Cookie policy notice

By continuing to use this site you agree to our cookies policy below:
Since 26 May 2011, the law now states that cookies on websites can ony be used with your specific consent. Cookies allow us to ensure that you enjoy the best browsing experience.

This site is intended for health professionals only

At the heart of general practice since 1960

Report this comment to a moderator

Please fill in the form below if you think a comment is unsuitable. Your comments will be sent to our moderator for review.

Report comment to moderator

Required fields.

Headline

Fitness-to-practise process is 'threatening the lives' of doctors, think-tank warns

Comment

I had dealings with the GMC when I was severely depressed and had been under so much stress at work that I had intended to kill myself. Instead I went off sick and sought help. I survived and was punished. The sense of shame is awful and I can't begin to explain what it was like to go through the GMC process when suffering with mental health problems. I already felt that I had let everyone down and then the GMC process reinforced my sick view. I shall never get over it. A proper legal process would have been fairer. At no point did anyone question the motives of the referrer, indeed the GMC specifically said that was not within their remit. I had to attend an interim orders panel pending investigation and later worked with undertakings. The investigation took 9 months and then I had to serve a 'sentence' of over 2 years before the final procedure to let me go started. The case examiner deciding on the timing of this applied guidance to me that was relevant for doctors with drug and alcohol problems though I had neither and did so despite recommendations from my medical supervisors to the contrary. The GMC letter telling me I had at least another 6 months to serve ended with 'if you have any questions etc' . I broke down in tears and shouted 'Yes, I have a question, What about me?' I had already learned though, as the presumed guilty accused, not to phone the GMC. My medical defence union gave me advice at the outset to keep my head down and jump through the hoops in order to get out of the other side as quickly as possible. When I signed my undertakings for continued supervision I had been advised by my solicitor that if I asserted that I was now well then the view would be taken that I must in fact be ill and lacking in insight and would therefore most likely be referred to a Fitness To Practice panel. I could not have survived that. Today I read the Civitas report and BMJ article on the GMC and found that my experience was not unique and a bit more healing has happened. I am here to write this- many are not.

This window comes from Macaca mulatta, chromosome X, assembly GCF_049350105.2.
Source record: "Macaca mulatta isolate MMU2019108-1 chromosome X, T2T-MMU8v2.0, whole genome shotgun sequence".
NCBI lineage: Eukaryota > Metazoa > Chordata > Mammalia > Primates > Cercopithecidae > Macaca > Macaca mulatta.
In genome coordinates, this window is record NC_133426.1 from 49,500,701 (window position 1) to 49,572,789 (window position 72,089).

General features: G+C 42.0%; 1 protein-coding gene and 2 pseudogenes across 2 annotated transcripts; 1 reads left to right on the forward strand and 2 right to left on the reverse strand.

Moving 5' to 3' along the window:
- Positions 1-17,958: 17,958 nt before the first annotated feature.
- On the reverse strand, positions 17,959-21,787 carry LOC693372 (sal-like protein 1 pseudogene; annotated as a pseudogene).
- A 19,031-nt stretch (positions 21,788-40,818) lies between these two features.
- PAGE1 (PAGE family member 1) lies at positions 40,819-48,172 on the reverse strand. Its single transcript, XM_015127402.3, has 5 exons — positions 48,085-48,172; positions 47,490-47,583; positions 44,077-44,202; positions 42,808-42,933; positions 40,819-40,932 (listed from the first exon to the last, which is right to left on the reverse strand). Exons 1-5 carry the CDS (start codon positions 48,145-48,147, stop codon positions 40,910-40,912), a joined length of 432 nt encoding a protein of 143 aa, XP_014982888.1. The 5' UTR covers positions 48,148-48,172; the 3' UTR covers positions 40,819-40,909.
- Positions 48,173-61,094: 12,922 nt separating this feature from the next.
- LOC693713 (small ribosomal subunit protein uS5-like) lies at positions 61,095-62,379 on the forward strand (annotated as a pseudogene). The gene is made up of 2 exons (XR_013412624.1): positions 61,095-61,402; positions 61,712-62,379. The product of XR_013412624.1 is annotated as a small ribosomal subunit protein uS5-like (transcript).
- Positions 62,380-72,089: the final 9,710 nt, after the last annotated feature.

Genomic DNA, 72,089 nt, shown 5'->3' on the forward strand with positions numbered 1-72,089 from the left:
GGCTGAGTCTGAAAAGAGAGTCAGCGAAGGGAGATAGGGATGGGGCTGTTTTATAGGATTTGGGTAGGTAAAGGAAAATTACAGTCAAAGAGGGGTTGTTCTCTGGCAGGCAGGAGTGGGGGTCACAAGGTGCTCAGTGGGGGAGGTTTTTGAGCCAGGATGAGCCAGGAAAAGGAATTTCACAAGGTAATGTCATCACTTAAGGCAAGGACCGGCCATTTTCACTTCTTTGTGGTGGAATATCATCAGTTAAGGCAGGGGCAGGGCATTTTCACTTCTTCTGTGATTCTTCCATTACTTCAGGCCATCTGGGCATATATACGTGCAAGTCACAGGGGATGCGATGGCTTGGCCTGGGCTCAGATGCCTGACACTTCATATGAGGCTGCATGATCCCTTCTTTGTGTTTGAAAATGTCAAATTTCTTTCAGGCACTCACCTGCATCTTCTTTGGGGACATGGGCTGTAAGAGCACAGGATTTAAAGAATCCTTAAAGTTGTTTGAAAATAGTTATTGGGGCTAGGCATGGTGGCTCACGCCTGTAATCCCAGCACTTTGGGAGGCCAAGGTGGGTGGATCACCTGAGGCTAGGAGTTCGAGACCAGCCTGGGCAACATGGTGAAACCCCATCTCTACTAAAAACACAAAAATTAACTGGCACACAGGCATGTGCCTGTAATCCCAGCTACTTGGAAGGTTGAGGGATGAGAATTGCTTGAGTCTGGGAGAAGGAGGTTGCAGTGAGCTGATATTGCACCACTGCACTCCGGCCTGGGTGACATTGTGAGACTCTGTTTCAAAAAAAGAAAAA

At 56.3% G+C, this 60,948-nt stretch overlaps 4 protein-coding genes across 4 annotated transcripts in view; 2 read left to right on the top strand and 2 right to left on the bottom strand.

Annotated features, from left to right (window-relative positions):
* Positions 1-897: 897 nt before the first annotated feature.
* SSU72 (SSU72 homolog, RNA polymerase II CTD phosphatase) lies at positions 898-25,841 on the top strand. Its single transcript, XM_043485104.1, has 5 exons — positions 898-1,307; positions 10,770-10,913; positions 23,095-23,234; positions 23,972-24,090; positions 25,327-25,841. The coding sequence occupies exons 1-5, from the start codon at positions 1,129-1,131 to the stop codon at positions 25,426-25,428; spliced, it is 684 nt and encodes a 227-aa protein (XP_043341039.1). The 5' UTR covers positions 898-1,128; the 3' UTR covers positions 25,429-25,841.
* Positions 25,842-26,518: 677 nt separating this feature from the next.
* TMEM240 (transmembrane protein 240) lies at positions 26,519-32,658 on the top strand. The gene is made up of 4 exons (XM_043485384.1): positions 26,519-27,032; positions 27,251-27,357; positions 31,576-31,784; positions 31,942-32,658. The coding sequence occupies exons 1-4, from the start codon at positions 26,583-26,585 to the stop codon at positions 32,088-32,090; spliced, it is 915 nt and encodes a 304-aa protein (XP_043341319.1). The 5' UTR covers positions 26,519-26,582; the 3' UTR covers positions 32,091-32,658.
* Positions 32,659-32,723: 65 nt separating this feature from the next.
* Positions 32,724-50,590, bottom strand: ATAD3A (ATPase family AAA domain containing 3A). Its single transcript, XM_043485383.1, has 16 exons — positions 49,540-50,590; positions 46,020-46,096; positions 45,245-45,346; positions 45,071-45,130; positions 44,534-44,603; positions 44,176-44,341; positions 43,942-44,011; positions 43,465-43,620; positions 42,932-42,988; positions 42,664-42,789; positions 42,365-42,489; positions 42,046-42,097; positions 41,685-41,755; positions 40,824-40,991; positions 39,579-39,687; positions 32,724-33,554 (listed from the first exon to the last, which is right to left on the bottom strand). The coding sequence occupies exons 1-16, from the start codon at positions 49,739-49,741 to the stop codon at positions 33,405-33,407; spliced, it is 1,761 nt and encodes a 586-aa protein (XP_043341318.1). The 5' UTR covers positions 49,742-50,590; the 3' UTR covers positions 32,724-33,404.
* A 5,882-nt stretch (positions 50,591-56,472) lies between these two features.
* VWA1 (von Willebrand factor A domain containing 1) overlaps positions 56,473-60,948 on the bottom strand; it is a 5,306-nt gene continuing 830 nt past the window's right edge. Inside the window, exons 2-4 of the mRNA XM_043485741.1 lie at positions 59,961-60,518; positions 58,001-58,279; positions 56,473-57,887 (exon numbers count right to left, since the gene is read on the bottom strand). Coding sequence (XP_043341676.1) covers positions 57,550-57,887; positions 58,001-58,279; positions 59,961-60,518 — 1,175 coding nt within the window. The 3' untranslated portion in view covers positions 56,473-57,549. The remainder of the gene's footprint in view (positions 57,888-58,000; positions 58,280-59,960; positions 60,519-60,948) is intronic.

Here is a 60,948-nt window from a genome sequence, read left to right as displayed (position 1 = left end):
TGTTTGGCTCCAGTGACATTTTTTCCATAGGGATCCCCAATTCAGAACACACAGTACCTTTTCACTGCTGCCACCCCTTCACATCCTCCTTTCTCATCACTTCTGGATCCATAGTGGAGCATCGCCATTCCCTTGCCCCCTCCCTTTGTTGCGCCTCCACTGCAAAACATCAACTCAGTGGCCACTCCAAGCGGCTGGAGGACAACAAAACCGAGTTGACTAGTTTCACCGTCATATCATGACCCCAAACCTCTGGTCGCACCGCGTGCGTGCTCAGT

Posted date

24 Jul 2014

Posted time

3:43am

required
required
required